It shouldn’t surprise anyone that David Fincher’s Mank is a complete break from what we’ve come to expect from the filmmaker over the course of his nearly 30-year career as a director. Fincher’s famously known for his steely-eyed and methodical approach to populist cinema — since 2010, his source material of choice has been the kind of airport paperback that, in the right hands, could be transformed into something closer in line to classic film noir than what a contemporary of his might do with it — but he’s often reserved for himself a single and highly-emotional film, usually around in the back end of a given decade, to explore other styles and means of expression. The first of these, 1997’s The Game, saw him refine his approach to the thriller, but in a shockingly meaningful way (the ending of that film still hits me like a ton of bricks); the second, The Curious Case of Benjamin Button, was an attempt to grapple with aging and, ultimately, death, through the usage of metaphor serviced by innovations in digital effects; and now, Mank, a tribute to writers and, specifically, his late father Jack, who penned the screenplay. It is a lovely, vivacious film, full of wit and humor evocative of the best of Old Hollywood writing spouted from the mouth of one of our greatest actors, gorgeously rendered in a luscious grayscale that will make both HDR televisions and film screens pop.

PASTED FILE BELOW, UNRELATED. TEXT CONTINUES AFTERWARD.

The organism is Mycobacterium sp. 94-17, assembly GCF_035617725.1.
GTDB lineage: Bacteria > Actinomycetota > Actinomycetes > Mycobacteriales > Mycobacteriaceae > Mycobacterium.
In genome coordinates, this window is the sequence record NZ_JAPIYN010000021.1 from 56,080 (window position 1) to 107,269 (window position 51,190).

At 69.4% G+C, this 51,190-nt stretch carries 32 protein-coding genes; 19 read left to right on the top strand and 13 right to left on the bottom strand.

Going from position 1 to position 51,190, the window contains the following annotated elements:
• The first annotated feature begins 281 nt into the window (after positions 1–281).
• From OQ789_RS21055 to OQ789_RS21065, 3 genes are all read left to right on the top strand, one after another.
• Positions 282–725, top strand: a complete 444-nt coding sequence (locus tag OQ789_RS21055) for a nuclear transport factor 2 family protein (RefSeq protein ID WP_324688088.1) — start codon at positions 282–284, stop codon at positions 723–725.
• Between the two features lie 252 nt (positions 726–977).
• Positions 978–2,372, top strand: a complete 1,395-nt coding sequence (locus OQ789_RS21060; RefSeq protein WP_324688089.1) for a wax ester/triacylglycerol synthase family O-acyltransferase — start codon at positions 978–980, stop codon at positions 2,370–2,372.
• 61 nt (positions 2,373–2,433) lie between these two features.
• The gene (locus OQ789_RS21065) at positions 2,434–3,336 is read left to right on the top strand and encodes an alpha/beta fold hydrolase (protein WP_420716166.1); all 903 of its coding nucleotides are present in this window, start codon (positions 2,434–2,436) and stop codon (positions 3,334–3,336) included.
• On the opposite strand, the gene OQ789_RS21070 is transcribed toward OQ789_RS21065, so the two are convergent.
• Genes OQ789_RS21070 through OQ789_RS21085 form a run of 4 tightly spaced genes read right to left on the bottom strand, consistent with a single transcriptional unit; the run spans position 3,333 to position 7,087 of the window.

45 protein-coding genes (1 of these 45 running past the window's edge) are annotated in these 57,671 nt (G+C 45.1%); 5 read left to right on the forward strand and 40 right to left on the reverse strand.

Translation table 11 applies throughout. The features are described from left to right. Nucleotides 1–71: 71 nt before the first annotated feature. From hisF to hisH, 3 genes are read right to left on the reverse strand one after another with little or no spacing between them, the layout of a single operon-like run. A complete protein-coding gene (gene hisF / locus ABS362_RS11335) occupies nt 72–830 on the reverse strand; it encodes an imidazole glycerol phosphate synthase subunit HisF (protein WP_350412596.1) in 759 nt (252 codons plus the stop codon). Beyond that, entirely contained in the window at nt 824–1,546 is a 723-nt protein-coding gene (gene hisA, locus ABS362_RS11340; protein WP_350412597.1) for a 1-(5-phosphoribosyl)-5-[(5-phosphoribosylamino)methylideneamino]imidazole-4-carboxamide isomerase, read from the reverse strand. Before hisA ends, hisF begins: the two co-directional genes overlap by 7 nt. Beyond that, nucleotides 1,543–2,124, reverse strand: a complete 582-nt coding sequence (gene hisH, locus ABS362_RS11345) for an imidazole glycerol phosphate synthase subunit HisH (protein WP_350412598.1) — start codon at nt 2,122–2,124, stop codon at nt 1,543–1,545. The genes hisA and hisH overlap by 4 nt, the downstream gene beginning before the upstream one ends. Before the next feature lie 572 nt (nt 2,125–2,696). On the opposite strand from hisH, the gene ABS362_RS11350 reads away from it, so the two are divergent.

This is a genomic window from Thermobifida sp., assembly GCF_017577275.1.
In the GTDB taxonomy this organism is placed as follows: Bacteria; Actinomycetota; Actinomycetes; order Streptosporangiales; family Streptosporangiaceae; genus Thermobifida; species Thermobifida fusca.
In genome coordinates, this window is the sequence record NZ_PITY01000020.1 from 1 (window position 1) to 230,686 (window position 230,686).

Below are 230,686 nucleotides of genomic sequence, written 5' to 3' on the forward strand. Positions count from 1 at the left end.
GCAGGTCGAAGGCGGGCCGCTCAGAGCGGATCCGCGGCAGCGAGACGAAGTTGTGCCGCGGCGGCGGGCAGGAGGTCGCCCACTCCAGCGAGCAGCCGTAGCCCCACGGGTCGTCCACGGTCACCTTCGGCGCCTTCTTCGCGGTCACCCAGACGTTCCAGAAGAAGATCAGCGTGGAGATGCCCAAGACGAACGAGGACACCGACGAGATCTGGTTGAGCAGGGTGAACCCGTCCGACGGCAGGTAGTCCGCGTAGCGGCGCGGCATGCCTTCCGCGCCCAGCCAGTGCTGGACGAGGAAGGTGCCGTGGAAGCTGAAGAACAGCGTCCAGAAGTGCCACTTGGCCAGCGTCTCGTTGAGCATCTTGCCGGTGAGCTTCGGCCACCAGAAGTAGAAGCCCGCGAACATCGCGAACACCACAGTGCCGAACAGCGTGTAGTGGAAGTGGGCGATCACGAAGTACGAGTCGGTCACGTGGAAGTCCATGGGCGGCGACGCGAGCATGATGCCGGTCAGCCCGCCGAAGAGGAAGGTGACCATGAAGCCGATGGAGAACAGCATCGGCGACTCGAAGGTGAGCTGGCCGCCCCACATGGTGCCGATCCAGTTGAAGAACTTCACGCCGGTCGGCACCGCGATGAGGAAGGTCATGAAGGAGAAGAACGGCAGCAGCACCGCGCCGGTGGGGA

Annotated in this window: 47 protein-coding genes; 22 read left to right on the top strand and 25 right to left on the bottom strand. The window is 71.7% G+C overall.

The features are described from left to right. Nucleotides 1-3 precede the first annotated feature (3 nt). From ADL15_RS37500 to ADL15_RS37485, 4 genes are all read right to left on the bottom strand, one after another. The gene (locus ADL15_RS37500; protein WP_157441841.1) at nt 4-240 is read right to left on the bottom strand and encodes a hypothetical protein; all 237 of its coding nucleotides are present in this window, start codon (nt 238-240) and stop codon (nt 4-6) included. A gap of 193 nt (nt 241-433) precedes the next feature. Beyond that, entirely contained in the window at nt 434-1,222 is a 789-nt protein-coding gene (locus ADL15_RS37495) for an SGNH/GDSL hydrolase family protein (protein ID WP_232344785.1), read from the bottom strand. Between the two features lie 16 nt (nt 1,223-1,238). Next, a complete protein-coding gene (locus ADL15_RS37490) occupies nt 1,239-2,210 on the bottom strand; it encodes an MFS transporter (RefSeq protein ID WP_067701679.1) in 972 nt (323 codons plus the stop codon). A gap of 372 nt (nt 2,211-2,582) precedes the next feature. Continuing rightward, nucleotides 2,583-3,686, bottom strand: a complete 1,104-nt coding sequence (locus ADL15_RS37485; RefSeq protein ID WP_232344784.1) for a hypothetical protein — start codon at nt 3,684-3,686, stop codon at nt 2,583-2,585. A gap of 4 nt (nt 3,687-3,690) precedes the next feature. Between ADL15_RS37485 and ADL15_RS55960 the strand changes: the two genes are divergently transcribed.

Mank‘s A-story depicts the most pivotal months in the life of screenwriter Herman J. Mankiewicz (Gary Oldman), one of the Golden Age of Cinema’s greatest wits, a drama critic and playwright who, like so many of the minds of his generation, headed to Hollywood in search of steady work and free-flowing liquor. We’re introduced to him as he’s being placed in a convalescent home to dry out and let his broken leg heal after a car accident and begin work on a project for Hollywood’s latest “boy genius,” Orson Welles (Tom Burke). He has 60 days to write what he thinks will be his masterpiece, which he occasionally dictates to his typist, a young Englishwoman named Rita (Lily Collins), though it’s feared by his minders that he won’t make Welles’ deadline. But Mank knows what he’s planning to write, and, in a series of flashbacks, we learn why the washed-up screenwriter would write a film like Citizen Kane, even though he was once a friend to William Randolph Hearst (Charles Dance), the film’s target, and Hearst’s wife, the actress Marion Davies (Amanda Seyfried). The film’s B-story consists of flashbacks over the course of those friendships, where Mank trades barbs with studio heads like Louis B. Mayer and Irving Thalberg at dinners at Hearst’s home, or has pleasant encounters with Davies on the set of one of her films. But when Mank is eventually disillusioned over Hearst’s meddling in the 1934 California gubernatorial election, the seeds are ultimately planted for Kane.